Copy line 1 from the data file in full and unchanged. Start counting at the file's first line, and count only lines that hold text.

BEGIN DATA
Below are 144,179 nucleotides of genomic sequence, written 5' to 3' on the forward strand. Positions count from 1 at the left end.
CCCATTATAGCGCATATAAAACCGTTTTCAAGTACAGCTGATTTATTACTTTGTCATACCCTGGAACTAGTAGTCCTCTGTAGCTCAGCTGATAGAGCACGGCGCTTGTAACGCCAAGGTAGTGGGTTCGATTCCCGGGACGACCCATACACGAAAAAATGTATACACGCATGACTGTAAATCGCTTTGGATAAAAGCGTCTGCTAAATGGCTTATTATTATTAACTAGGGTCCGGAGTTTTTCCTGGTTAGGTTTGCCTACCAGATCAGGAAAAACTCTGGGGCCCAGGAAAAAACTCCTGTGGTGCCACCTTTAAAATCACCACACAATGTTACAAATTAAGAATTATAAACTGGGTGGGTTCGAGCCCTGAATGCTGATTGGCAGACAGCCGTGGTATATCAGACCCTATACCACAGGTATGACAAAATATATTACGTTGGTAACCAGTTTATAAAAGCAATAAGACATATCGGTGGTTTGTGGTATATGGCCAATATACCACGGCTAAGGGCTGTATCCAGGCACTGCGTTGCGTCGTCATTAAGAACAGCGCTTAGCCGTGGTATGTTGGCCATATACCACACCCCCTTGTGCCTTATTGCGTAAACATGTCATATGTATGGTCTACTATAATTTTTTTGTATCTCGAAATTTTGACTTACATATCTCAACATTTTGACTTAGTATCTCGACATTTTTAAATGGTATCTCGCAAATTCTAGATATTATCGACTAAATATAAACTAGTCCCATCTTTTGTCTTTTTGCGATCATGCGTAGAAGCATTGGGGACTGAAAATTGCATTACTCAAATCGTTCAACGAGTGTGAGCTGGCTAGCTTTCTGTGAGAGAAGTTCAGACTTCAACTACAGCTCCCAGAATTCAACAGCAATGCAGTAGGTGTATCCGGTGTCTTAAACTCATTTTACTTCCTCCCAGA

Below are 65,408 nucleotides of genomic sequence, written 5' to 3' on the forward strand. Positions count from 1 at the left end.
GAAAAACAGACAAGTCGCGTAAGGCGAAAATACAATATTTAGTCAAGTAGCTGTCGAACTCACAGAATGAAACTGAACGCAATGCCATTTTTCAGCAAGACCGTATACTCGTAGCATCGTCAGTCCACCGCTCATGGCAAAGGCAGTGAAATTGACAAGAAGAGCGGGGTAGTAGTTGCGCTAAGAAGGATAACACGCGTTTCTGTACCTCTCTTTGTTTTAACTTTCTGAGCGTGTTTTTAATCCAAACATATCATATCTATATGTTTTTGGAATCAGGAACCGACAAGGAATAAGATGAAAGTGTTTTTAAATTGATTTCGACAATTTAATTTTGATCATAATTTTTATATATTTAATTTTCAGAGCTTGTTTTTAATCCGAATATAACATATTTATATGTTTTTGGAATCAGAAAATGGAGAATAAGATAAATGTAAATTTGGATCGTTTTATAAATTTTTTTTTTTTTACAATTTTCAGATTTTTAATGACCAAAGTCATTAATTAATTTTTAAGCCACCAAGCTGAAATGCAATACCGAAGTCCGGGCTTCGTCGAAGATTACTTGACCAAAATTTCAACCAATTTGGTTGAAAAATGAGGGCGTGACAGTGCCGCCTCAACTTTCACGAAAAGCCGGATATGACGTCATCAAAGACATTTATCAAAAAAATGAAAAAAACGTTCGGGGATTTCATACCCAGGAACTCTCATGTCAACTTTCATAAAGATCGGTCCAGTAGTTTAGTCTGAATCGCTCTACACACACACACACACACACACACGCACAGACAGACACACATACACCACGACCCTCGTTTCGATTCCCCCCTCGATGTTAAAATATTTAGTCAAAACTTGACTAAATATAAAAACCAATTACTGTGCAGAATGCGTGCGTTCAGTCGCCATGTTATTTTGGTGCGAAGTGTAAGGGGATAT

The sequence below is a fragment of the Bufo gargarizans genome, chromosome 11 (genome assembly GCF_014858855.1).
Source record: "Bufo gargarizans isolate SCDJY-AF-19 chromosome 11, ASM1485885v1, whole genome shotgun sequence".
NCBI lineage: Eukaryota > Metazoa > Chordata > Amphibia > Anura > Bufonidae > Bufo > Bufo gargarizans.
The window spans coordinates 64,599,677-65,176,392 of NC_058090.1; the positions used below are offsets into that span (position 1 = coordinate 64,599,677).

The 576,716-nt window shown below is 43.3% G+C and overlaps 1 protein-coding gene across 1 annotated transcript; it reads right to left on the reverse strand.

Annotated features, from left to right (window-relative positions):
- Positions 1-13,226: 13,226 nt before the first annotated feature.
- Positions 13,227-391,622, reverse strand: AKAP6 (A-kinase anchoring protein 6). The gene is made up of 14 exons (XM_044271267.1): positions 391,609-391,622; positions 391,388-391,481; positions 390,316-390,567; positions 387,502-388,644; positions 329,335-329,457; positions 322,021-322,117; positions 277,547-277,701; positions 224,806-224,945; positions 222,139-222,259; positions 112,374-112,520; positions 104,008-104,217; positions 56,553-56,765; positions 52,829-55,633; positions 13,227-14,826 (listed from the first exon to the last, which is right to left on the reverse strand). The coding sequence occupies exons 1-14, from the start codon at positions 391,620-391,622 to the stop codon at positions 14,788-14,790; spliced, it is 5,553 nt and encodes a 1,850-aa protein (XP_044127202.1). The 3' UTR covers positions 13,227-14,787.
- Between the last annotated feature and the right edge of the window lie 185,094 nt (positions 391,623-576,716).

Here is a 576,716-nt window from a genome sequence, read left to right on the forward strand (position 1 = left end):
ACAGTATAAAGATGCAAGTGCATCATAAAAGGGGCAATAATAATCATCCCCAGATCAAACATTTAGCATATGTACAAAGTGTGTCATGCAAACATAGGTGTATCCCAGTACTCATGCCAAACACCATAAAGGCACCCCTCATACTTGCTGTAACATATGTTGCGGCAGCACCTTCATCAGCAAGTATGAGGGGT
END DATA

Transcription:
Below are 144,179 nucleotides of genomic sequence, written 5' to 3' on the forward strand. Positions count from 1 at the left end.